Finally, the Smak (Sefer Mitzvot Katan) distinguishes between two cases. 

 

If the drop of milk fell onto the area of the pot opposite the food, it is as if the milk fell directly into the food.  If so, if there is shishim times the amount of milk, the food is permitted, and if not, the mixture is prohibited.  As for the pot, the acharonim debate whether and why the pot is assur.  The Shakh (YD 92:27) explains that the Rema prohibited the pot lest some of the milk remained in the walls of the pot.  The Maharshal, on the other hand, claims that this opinion views the food which is opposite the wall of the pot as "connected" to the pot, and therefore if the milk fell onto the side of the pot opposite the food the milk is nullified by the food - similarly, the pot is also, in principle, permitted.  However, since using the pot would be perceived as inappropriate, and maybe even misleading, the pot should not be used.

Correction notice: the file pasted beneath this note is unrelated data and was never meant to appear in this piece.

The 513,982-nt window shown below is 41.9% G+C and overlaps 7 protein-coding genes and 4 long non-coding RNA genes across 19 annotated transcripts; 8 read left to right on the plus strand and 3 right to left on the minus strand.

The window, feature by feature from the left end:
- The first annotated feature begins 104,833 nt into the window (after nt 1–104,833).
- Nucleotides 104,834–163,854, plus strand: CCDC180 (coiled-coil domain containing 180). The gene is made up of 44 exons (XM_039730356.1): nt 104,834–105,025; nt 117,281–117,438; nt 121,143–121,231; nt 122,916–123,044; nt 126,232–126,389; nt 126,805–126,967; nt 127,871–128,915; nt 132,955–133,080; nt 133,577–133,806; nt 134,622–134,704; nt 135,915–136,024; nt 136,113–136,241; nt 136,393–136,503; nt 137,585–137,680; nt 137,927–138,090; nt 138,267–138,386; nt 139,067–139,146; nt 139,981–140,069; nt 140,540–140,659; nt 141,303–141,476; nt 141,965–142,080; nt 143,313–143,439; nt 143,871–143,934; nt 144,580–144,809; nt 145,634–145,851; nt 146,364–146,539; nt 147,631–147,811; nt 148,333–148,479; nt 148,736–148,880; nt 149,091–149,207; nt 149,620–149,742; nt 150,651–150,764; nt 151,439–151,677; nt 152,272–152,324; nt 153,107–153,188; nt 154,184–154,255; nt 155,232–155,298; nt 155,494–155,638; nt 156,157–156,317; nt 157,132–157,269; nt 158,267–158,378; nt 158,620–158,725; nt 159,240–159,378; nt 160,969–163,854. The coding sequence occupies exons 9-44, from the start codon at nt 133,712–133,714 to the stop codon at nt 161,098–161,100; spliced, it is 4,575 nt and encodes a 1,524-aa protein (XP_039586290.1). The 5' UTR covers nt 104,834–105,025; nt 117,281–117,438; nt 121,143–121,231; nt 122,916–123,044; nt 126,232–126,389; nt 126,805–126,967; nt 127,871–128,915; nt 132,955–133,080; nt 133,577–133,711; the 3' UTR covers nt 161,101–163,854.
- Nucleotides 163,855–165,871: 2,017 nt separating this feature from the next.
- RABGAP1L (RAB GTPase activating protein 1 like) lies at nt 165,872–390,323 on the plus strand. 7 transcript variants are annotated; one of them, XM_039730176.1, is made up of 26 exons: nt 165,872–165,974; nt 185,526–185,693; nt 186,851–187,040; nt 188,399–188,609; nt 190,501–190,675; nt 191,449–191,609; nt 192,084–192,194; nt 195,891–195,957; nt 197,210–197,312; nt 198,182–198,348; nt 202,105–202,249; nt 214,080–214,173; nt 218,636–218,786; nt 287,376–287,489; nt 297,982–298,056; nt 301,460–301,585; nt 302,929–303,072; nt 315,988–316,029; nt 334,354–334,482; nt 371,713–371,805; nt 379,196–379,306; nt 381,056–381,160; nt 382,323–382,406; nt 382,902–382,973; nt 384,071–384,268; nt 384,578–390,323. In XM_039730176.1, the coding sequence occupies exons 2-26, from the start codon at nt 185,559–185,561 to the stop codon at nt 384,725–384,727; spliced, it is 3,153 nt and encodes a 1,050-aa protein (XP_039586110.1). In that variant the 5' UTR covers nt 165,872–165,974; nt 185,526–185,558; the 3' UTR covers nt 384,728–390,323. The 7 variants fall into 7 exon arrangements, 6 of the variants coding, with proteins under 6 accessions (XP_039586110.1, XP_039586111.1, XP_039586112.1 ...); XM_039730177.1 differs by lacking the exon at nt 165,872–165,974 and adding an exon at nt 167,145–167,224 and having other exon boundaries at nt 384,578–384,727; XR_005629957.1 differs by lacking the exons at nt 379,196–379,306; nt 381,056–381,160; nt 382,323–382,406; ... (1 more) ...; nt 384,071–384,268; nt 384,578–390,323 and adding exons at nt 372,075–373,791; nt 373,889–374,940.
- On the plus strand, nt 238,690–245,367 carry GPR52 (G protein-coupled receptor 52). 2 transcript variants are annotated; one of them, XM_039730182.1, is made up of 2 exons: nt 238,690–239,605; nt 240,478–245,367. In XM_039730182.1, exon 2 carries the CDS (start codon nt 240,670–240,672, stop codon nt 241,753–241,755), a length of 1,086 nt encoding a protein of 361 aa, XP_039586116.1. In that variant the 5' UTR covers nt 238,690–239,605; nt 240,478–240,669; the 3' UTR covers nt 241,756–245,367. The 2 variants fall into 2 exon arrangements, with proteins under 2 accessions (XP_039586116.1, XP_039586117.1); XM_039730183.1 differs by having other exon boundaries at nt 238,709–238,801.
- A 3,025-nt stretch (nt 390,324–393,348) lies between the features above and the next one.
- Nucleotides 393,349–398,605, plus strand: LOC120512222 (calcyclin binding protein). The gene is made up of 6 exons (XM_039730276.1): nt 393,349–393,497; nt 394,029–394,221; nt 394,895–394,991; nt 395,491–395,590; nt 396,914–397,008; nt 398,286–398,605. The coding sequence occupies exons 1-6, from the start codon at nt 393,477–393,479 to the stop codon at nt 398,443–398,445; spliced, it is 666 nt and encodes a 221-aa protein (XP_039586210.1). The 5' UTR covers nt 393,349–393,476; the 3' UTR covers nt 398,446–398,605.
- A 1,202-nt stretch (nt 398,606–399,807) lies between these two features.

However, the Smak continues, if the milk were to fall onto the area of the pot which is not opposite the food, while that side of the pot may be affected by the milk, the food is unaffected by that area of the pot. 

 

This, of course, leads to the following halakhic quandary.  The food inside the pot may be kosher, but the pot isn't.  So how are we to remove the food from the pot? Pouring the food out the non-kosher side of the pot may actually prohibited the food! Should we drill a hole in the bottom of the pot? Should we pour the food out the other side – the side which did not come in contact with the milk?

 

The Smak rejects these two possibilities, as they may easily cause the food in the pot to come into contact with the "problematic" side of the pot.  Rather, one should wait until the food has cooled down, and then one may empty the pot.  We are not concerned that the taste in the pot will affect the food when the contents are cold.

 

The Tur notes that the custom is not to permit the food in this case - i.e., when the milk fell onto the side of the pot which is NOT opposite the food - lest the food had come into contact with the prohibited portion of the pot.  The Shulchan Arukh also cites this custom.

 

However, the Tur cites the view of Rabbeinu Yehiel who permits the food in extenuating circumstances, for example, on erev shabbat.